I know a LOT about English -- as a language, a subject, and how to teach it. I know the most current instructional practices for a 21st century teacher, I know how to read a linguistics tree diagram, I know how to motivate students (thanks to this guy), and I know I'm not an idiot.
But here's the thing: I am an idiot.
I spent my day subbing at a high school that I would like to work at, but I was stupid enough to assume that I would be subbing for another English teacher. Nope. I was assigned to cover an Advanced Algebra class of sophomores, and I was totally unprepared.
|Something I understand|
|Something I don't understand|
When I got to the classroom, class rosters in hand (by the way, if you're subbing, invest in a clipboard), I found a stack of worksheets under a note that read, "Have students complete worksheets." Seems simple enough, right? Explain the assignment for the day, take attendance, and monitor students. Glorified babysitting, at best. Let's look at my day in the form of a word problem:
The teacher enters the classroom with a roster sheet indicating that there should be 27 students in the class. After the bell rings, the teacher counts 22 students. 5 minutes later, 3 students walk out of the classroom, claiming that this isn't their class. 8 minutes after the bell, 4 students walk into the class, but only 2 of them have passes. Before the teacher can explain the assignment, 6 students ask to use the restroom. 15 minutes after class begins, the teacher spends 5 minutes explaining the assignment. 8 students claim that they did the assignment the previous day. 5 students claim that they do not understand how to do the assignment. 6 students are playing cards. 2 students are sleeping. 4 students gather their belongings and leave the room.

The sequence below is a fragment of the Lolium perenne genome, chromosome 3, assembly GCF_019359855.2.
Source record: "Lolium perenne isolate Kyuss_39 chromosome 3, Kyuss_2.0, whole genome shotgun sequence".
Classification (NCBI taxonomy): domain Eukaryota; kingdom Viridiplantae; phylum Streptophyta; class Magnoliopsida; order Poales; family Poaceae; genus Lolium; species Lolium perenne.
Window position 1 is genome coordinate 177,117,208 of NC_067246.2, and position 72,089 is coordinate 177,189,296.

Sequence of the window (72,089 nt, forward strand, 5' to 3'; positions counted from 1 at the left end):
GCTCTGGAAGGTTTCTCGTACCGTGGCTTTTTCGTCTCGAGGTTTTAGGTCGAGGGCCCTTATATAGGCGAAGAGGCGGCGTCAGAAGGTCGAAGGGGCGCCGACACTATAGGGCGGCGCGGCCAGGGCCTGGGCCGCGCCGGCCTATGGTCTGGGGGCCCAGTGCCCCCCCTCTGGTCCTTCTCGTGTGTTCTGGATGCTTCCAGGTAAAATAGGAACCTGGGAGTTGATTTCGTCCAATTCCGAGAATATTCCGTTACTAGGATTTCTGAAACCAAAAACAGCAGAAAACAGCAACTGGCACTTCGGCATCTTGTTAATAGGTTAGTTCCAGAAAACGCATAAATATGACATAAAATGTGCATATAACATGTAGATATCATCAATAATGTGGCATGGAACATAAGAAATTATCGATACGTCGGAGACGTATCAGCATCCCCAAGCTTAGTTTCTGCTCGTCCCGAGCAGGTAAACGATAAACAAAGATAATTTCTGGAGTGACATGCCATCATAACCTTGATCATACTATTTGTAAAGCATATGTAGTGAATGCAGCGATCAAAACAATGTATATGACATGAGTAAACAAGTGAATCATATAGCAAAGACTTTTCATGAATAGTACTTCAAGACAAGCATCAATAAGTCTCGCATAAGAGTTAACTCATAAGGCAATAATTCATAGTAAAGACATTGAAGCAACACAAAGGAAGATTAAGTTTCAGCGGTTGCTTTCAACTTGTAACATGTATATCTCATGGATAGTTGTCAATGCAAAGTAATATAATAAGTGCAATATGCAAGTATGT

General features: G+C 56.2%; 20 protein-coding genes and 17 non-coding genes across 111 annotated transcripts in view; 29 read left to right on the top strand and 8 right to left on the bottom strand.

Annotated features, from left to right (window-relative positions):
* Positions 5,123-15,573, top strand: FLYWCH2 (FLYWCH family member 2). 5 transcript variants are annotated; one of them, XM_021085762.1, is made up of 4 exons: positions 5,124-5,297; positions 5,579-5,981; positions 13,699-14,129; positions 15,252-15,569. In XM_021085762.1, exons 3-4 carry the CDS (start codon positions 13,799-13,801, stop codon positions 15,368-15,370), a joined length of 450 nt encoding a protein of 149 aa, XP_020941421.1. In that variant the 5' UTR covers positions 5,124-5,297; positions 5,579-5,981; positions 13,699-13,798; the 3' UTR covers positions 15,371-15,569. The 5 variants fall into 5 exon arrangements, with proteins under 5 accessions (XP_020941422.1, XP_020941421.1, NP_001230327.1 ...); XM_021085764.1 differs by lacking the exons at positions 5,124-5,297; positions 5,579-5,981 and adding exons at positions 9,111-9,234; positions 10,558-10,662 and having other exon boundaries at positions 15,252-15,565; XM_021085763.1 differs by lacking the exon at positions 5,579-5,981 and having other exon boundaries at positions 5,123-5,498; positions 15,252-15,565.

If you are the teacher, WHAT DO YOU DO?
This is how I attempted to solve the problem:
1) I divided the remaining class time into thirds and explained that I would allow students to leave the classroom one at a time during the second third, with a pass, but no one was allowed to leave during the first or final 20 minutes of class (block schedule).
2) I encouraged students to work together on the assignment, to learn from each other, as long as they could keep the noise level down.
3) I chased after the students who left, found them hiding in a bathroom, and called security to handle it. These kids scared the crap outta me, and said some awful things that made me wonder if I would find my tires slashed, but once security arrived, I went back to the classroom to find
4) Utter chaos.
Looking back on the day, I still don't know what my primary objective was supposed to be. What should my objective be, as a substitute teacher? Attendance? Discipline? The lesson? For now, I'm going to make my primary goal "don't cry," because I can feel like an idiot all I want, but I can't let these kids know it. They have more important things to learn.